August 7, 2022

Bucks: U.S. Bank and Chase Add to E.M.V. Chip Cards for Travelers

U.S. Bank is joining the small-but-growing ranks of American financial institutions offering credit cards with tiny, secure microprocessing chips that are widely used overseas. But U.S. Bank’s card, aiming for maximum flexibility, uses technology that lets the card work with three different payment systems.

The bank, the main banking unit of Minneapolis-based U.S. Bancorp, says its FlexPerks Travel Rewards Visa card offers the embedded E.M.V. (for Europay, Mastercard and Visa) chips, which are becoming prevalent in Europe, as well as the older magnetic stripe technology, which is still dominant in the United States.

The U.S. Bank card also can be used in “contactless” payment systems available at some locations in the United States. These systems let the customer wave the card at a payment terminal to make a purchase, rather than sliding it through a reader at checkout.

That’s a lot of technology sitting in a little plastic rectangle. The bank says that will allow its customers to have the “best experience possible wherever they go.”

“While we believe E.M.V. is important for our international travel cardholders, we are committed to driving contactless mobile payments in the United States,” said Cliff Cook, chief marketing officer for the bank’s retail payments unit, in a press release.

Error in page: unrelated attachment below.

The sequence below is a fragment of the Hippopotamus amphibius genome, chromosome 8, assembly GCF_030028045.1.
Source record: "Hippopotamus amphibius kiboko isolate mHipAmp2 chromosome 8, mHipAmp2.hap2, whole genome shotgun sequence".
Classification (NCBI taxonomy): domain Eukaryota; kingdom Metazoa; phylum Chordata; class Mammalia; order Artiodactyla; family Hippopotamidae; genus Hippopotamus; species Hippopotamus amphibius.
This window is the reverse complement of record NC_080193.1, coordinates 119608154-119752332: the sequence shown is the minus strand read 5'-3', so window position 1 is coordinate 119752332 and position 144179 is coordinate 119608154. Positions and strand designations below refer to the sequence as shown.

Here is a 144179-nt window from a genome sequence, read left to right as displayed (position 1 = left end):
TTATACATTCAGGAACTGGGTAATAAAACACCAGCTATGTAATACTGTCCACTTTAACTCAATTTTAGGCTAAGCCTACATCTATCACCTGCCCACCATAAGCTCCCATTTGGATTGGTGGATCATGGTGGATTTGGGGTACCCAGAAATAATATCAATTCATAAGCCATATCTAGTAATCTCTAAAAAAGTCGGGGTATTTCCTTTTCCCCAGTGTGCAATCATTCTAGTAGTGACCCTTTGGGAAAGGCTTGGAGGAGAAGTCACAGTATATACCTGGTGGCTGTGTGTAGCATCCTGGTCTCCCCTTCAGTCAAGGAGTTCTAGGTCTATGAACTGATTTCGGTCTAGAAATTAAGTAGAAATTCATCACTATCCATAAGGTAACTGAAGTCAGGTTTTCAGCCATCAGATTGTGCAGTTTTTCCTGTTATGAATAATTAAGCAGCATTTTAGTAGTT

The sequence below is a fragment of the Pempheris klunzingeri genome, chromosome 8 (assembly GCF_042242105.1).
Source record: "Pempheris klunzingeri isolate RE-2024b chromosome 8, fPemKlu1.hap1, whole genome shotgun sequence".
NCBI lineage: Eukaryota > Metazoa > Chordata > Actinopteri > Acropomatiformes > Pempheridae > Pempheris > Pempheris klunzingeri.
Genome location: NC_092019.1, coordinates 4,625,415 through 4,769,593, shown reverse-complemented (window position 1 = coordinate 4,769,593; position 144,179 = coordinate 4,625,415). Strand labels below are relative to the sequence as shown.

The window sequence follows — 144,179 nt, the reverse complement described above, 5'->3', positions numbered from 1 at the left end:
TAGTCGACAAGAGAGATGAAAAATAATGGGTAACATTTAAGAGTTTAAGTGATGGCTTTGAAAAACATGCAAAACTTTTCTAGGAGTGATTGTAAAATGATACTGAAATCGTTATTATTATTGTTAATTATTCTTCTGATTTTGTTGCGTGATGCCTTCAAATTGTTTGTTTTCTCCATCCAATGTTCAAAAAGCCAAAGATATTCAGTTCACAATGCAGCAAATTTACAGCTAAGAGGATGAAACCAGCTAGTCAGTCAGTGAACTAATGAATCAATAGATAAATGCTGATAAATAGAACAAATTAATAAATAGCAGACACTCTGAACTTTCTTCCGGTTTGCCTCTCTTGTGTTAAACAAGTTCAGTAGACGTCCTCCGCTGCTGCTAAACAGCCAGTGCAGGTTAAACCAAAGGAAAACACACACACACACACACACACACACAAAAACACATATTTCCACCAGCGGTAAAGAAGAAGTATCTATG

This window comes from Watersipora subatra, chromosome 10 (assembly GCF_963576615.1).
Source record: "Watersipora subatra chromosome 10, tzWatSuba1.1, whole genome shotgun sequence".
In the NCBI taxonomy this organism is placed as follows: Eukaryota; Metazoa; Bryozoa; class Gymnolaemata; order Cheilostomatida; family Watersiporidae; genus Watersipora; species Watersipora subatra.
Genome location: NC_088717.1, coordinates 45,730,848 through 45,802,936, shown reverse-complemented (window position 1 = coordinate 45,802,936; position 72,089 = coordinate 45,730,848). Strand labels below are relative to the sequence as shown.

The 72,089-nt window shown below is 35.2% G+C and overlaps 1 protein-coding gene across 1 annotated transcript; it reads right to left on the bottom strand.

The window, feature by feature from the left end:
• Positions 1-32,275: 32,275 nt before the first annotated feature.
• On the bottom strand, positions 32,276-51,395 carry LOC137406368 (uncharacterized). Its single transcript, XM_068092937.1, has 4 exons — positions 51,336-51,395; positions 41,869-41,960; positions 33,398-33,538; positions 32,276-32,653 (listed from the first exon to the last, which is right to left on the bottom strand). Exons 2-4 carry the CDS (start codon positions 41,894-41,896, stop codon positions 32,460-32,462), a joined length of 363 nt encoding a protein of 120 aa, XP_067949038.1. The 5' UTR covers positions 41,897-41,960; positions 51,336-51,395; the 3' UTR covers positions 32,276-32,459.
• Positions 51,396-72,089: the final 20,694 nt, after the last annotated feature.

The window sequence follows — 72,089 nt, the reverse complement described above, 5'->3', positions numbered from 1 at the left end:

Roughly 20,000 FlexPerks Visa cardholders will get the new cards this month. The bank plans to expand the card to other travel reward cardholders in the coming year.

E.M.V. technology is considered more secure than magnetic stripes and is widely used in Europe. Some American cardholders have had trouble using their magnetic stripe cards abroad, particularly at unattended kiosks used to sell train tickets and the like, as this Practical Traveler column discussed. The cards have been slow to catch on in the United States, in part because of the expense merchants will incur to install new, compatible card readers at their registers.

Recently, some big banks—Wells Fargo and JPMorgan Chase—as well as some smaller credit unions have introduced cards with E.M.V chips for customers who travel internationally. Chase has said it will expand its E.M.V. offerings in the coming months, and on Monday it introduced a second E.M.V. card, JPMorgan Select Visa Signature® card. Unlike some versions of E.M.V. cards, which require a PIN, Chase’s smart-chip cards use a signature, but you don’t have to sign at unmanned kiosks, according to the bank.

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